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I could not do better in answer than to quote those who are closest to the issue...evolutionists themselves. John Horgan states:

"If I were a creationist, I would cease attacking the theory of evolution- which is so well supported by the fossil record-and focus instead on the origin of life. This is by far the weakest strut of the chassis of modern biology. The origin of life is a science writer's dream. It abounds with exotic scientists and exotic theories, which are never entirely abandoned or accepted, but merely go in and out of fashion." (Horgan J., "The End of Science: Facing the Limits of Knowledge in the Twilight of the Scientific Age," [1996], Little, Brown & Co: London, 1997, p.138)

Another prominent evolutionist, Maynard Smith states his concerns as follows:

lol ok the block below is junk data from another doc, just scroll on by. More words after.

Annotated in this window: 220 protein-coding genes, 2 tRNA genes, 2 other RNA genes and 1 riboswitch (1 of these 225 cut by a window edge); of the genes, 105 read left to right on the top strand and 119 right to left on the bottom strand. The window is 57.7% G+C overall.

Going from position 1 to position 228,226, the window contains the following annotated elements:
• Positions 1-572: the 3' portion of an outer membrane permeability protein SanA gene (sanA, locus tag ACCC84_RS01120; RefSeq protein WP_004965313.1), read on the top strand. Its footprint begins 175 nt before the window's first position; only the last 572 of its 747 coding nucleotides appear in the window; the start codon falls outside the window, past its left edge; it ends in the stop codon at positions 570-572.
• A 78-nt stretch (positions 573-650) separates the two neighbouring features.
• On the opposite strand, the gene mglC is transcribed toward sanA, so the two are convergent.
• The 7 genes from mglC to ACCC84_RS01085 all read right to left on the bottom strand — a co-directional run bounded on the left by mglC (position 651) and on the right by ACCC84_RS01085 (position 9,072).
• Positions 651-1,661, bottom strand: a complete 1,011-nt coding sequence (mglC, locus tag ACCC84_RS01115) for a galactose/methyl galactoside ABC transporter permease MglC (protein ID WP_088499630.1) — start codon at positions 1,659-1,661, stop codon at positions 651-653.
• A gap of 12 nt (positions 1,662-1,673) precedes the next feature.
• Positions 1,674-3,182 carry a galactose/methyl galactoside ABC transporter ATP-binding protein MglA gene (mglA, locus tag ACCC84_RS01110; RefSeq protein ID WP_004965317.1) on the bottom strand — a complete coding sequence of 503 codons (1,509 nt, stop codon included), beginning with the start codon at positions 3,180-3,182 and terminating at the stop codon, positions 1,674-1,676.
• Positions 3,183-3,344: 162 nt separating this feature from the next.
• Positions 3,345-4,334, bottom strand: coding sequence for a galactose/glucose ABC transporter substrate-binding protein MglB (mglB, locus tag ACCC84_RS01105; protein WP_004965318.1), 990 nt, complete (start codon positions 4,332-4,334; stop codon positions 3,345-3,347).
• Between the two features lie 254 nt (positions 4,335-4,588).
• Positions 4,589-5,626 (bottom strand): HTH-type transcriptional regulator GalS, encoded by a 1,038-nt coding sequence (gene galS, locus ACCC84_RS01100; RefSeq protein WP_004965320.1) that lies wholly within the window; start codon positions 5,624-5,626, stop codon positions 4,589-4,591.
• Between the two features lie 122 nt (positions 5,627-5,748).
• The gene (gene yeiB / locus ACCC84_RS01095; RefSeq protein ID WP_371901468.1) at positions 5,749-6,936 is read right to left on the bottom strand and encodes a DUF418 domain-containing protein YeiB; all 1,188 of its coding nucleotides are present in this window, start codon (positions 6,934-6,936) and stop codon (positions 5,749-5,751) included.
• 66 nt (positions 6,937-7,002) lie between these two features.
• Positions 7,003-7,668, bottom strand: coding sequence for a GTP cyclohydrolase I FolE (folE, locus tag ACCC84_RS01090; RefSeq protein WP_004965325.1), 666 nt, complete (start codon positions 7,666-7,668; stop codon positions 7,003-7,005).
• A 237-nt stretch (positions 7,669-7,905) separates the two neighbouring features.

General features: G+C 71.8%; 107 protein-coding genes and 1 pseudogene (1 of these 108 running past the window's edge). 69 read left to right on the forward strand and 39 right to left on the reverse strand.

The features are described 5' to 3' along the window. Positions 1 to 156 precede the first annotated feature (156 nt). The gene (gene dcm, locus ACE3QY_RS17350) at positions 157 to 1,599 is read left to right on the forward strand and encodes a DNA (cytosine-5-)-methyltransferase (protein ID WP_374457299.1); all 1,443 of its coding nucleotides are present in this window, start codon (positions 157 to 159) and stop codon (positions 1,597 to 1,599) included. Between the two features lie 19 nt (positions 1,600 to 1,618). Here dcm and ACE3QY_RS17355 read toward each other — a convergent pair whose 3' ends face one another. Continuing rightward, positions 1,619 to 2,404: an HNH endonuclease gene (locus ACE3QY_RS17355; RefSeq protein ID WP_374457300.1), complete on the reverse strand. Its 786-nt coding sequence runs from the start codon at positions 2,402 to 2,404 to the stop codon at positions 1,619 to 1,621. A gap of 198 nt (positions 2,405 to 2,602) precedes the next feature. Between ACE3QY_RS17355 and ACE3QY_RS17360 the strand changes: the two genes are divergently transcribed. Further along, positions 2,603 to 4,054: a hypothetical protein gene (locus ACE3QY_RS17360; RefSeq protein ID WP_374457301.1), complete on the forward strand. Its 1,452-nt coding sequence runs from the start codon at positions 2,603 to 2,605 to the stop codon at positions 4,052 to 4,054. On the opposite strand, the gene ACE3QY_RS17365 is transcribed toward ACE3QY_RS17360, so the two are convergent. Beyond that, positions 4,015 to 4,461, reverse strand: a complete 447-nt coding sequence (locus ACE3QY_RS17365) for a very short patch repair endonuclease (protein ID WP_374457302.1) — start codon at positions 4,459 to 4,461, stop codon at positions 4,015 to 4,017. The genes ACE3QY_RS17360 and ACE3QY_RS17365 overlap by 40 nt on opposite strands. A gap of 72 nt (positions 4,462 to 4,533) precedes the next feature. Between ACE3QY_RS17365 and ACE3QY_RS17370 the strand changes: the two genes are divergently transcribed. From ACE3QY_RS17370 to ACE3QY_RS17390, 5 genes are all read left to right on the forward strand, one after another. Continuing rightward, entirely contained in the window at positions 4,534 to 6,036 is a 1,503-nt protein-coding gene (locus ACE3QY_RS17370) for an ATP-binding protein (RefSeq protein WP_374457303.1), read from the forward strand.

"The problem of the origin of life, then, is to explain how entities with these properties could originate from non-living matter, without of course invoking natural selection as a cause. If we imagine the simplest conceivable organism whose hereditary mechanism depends on the processes of nucleic acid replication and protein synthesis as we know them from existing organisms, it would have to possess enough DNA to specify all the varieties of tRNA, the protein and RNA components of the ribosomes, the activating enzymes associated with the 20 amino acids, the various enzymes which replicate the DNA and make an RNA transcript of it, and more besides. ... It is impossible that an organism of this degree of complexity should arise by physico-chemical processes, without natural selection." (Maynard Smith J., "The Theory of Evolution," [1958], Cambridge University Press/Canto: Cambridge UK, Third Edition, 1993, reprint, pp.110-111)

______________________________________________________ Ó 2010 Arthur V. Chadwick, Ph.D.